From pearls to petroleum in the land of black gold
The Gulf state of Kuwait lies at the top of the Persian Gulf between Iraq and Saudi Arabia.
Long a vibrant trading centre, in the second half of the 20th century the country’s strategic position and plentiful oil reserves gave it a new importance way beyond its physical size.
The first town of Kuwait was founded in 1613. Originally it was a community of fishermen and pearl divers.
In the early 18th century a group of Arab tribal families settled in Kuwait. One of them, the al-Sabah family, became the rulers and have governed the country ever since.
The sheikhdom grew to become a regional trading hub, with boats bringing wares from as far away as Mombasa and Zanzibar and camel caravans carrying them onwards into Arabia.
Kuwait became the centre of boat building in the Gulf, using the best Indian timber. By the late 19th century, its wooden dhows were ploughing the seas from East Africa to the Indian subcontinent and its sailors gained a reputation as the best in the region.
In 1899, under threat from the Ottoman Empire, Kuwait agreed to become a British protectorate, giving the British exclusive rights of access and to trade.
By the early 20th century, there were some 20,000 pearl divers operating from 800 dhows. Income from pearls made up three-quarters of Kuwait’s national income.
Just before the outbreak of World War II, the country’s path took an unexpected turn. In 1938, prospectors discovered oil – lots of it.
Kuwait was one of the first places in the region where oil was found. The ‘black gold’ brought new found wealth and transformed the desert country and its economy. Fishing and trading became things of the past.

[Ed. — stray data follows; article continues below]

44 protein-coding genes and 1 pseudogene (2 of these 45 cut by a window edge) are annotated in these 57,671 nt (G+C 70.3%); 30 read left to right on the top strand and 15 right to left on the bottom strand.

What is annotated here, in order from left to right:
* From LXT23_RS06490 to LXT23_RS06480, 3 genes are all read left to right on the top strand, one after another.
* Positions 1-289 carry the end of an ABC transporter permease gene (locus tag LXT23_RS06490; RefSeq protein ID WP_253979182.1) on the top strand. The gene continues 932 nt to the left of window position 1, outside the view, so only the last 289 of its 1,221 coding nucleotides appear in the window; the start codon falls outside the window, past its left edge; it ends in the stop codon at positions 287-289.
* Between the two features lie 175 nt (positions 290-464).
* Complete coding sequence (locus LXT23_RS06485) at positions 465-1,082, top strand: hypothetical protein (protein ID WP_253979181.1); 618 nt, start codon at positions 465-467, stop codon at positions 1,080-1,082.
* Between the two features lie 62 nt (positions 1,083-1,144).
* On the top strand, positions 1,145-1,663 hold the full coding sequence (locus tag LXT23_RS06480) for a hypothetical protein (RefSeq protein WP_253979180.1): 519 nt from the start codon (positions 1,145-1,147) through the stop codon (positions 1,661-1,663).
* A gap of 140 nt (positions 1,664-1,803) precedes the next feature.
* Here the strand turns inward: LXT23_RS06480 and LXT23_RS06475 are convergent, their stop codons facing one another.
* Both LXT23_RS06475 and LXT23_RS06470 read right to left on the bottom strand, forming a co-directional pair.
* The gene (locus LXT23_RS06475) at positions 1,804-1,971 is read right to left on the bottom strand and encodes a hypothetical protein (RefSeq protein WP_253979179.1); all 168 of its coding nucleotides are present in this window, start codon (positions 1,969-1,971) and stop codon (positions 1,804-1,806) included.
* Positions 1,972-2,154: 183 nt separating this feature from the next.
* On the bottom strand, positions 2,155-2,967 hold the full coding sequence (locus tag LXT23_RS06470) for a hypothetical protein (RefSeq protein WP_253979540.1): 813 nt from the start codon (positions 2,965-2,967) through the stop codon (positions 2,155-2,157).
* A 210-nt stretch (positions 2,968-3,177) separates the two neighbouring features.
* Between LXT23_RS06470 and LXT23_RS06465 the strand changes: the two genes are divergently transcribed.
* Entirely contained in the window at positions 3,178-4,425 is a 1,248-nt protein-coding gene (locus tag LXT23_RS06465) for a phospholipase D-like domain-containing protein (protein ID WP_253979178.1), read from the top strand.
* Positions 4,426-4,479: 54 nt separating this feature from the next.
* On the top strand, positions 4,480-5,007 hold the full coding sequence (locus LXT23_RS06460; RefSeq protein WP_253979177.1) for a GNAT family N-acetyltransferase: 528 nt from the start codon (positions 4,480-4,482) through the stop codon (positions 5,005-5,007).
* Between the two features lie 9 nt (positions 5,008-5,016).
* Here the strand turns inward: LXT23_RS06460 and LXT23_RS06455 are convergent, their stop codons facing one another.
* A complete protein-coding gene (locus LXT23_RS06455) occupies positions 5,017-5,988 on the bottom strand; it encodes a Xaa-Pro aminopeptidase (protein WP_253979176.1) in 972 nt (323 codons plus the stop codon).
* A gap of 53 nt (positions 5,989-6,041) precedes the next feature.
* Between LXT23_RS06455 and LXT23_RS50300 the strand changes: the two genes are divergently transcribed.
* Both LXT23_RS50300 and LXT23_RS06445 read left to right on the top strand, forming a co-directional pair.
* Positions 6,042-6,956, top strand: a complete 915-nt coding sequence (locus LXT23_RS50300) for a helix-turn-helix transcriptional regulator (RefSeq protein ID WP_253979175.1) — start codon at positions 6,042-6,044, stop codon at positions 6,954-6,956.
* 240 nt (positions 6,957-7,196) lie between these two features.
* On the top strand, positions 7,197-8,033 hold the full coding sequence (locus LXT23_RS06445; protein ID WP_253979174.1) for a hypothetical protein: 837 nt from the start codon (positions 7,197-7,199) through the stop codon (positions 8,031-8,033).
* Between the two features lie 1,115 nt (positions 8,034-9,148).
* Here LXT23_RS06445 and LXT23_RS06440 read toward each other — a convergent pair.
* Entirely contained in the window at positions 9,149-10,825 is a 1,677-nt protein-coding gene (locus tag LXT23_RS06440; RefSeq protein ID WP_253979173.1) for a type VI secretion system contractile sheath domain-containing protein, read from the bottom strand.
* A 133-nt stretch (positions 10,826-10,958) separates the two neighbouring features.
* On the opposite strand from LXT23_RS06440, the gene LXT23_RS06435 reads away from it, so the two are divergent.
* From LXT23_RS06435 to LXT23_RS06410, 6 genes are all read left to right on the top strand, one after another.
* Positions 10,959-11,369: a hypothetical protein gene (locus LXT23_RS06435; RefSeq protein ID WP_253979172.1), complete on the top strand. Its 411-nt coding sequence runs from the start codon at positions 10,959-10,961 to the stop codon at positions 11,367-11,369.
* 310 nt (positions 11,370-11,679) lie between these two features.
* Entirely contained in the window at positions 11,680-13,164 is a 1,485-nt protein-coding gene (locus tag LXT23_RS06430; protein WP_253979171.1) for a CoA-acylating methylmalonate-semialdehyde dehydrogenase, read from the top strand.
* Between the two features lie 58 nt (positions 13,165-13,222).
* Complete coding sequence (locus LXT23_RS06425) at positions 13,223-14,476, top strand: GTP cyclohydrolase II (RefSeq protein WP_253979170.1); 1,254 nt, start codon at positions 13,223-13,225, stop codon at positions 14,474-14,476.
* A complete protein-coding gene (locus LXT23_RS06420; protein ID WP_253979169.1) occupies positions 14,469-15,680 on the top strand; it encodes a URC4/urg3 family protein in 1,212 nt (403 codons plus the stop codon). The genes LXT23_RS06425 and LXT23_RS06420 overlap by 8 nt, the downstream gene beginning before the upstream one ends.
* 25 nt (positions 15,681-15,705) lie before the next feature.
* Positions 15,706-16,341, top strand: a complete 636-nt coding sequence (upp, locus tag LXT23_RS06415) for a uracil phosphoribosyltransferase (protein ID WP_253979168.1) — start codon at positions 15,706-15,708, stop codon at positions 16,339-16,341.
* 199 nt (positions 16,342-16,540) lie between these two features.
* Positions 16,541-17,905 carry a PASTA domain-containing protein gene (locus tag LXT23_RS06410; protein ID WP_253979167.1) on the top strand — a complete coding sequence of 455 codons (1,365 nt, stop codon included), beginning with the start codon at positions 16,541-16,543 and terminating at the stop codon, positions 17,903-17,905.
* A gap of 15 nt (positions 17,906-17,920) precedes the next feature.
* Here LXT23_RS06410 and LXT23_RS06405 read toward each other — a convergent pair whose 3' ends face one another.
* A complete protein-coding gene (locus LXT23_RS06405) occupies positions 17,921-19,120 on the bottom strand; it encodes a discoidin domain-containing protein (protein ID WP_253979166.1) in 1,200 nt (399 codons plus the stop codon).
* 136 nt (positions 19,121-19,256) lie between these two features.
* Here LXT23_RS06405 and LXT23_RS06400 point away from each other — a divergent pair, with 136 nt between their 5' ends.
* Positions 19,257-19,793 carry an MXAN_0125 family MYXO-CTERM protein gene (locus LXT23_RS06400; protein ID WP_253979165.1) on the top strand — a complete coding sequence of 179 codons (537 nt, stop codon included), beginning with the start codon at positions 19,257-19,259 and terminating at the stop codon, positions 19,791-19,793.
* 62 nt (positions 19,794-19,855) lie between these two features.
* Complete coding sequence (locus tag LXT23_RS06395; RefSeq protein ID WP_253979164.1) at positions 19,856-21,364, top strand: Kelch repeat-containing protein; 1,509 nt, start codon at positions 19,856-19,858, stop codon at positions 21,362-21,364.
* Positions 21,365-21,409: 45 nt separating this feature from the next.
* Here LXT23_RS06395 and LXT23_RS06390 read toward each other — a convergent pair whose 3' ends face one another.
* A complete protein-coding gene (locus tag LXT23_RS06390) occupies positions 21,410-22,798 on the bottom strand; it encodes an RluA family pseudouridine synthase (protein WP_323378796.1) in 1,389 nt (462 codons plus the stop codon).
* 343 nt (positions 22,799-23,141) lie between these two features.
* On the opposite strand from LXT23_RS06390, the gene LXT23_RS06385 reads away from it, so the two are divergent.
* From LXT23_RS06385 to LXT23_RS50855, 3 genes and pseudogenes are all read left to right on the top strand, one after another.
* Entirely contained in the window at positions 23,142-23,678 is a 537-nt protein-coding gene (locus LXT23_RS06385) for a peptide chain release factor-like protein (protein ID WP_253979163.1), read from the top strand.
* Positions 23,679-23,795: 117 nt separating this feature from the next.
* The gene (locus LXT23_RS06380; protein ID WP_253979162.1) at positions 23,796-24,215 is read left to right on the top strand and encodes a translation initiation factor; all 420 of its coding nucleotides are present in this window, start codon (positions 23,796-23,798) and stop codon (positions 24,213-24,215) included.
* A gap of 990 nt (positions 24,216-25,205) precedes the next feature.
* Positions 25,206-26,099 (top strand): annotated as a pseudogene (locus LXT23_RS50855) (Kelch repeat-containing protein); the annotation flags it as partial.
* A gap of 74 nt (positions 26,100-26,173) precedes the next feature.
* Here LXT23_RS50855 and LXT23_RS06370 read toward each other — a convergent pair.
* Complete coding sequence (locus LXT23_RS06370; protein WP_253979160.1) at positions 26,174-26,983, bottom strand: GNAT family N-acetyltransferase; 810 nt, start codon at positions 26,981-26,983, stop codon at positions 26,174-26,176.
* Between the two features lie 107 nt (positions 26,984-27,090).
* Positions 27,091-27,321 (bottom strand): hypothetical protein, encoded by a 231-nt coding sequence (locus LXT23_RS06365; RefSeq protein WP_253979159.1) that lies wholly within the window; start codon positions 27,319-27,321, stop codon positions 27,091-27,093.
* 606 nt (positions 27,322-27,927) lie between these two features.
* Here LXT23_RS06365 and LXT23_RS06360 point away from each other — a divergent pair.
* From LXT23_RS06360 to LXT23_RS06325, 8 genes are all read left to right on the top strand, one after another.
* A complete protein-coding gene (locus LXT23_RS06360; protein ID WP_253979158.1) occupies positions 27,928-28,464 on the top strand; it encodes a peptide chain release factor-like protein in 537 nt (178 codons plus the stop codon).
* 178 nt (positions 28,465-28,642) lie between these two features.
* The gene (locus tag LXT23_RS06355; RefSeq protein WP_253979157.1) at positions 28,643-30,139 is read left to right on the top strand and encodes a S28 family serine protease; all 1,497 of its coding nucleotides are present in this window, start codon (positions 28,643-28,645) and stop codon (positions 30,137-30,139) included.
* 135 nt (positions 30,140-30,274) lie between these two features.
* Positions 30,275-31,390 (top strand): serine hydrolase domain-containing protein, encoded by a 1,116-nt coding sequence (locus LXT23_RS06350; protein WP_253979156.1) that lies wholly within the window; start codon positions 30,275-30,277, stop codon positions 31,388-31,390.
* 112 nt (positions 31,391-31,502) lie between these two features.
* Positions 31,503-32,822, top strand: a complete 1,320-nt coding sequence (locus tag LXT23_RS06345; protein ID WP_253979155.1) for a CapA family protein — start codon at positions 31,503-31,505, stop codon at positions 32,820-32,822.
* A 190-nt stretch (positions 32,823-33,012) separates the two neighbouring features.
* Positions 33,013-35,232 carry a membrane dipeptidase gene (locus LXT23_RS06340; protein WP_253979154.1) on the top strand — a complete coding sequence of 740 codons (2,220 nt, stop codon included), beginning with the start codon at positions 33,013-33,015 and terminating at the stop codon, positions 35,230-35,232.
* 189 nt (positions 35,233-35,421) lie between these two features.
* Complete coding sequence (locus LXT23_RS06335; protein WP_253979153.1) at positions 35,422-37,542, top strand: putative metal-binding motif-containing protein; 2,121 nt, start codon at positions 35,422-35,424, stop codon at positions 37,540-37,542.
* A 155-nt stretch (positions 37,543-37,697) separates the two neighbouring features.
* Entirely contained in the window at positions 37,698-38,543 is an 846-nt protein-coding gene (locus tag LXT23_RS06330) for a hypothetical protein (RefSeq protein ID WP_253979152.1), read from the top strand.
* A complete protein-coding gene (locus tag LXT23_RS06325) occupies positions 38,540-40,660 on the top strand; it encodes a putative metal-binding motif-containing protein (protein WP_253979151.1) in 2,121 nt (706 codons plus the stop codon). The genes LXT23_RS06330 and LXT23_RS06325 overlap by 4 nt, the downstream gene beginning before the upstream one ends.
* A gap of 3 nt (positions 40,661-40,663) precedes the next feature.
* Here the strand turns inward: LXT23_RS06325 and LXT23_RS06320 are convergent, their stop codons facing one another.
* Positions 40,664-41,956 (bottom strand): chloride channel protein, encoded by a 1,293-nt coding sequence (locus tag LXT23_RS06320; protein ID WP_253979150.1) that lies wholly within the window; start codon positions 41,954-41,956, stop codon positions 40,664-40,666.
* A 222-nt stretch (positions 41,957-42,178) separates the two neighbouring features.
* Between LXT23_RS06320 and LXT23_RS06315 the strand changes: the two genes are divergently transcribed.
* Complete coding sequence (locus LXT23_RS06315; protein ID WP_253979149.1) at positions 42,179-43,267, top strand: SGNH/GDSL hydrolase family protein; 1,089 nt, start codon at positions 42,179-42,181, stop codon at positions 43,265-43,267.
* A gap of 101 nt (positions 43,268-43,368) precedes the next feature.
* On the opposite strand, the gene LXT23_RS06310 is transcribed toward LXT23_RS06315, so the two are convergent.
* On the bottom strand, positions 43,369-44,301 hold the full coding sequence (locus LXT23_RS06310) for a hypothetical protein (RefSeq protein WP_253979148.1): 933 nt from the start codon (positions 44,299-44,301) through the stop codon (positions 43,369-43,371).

By the early 1950s, Kuwait was the largest oil exporter in the Gulf. In 1961, it became independent and entered a ‘golden age’ that lasted 20 years. The Kuwaiti Dinar is the highest-value currency, with each Dinar worth some 3 euros or 3.3 US dollars.
In August 1990, its northern neighbour Iraq – at that time ruled by Saddam Hussein – invaded and annexed the country, sparking off the First Gulf War. In February the following year, a US-led coalition drove the Iraqi army from the country.
The shock and impact of the invasion deeply affected Kuwaitis, but 30 years on there are few physical signs of the war.
Today, the capital, Kuwait City, is a sprawling metropolis and home to more than eight of out ten of the country’s population of 4.5 million.
Glass skyscrapers glisten in the sunlight and there are plans to build one 1001m high, the totemic height recalling the famous stories of One Thousand and One Arabian Nights. Due to be completed by 2030, it would be the highest building in the world.
As sumptuous as anything from the Arabian Nights is Kuwait City’s Grand Mosque, the largest in the country. With room for nearly 11,000 worshippers, the building’s blue and gold interior sparkles in the light of huge chandeliers.
The country’s oil wealth – its rocky and sandy landscape conceals one sixth of the world’s reserves – has made it attractive for foreigners, who now make up 70 percent of the people here.
In Kuwait it rains on average two days a year and it is the only country in the world with no natural water supply from lakes or reservoirs.
In summer it is one of the hottest countries on the planet, with temperatures hitting a searing 50 degrees Celsius. Yet if you want to quench your thirst with a cold beer, it will have to be a non-alcoholic one – Kuwait has a strict ban on alcohol.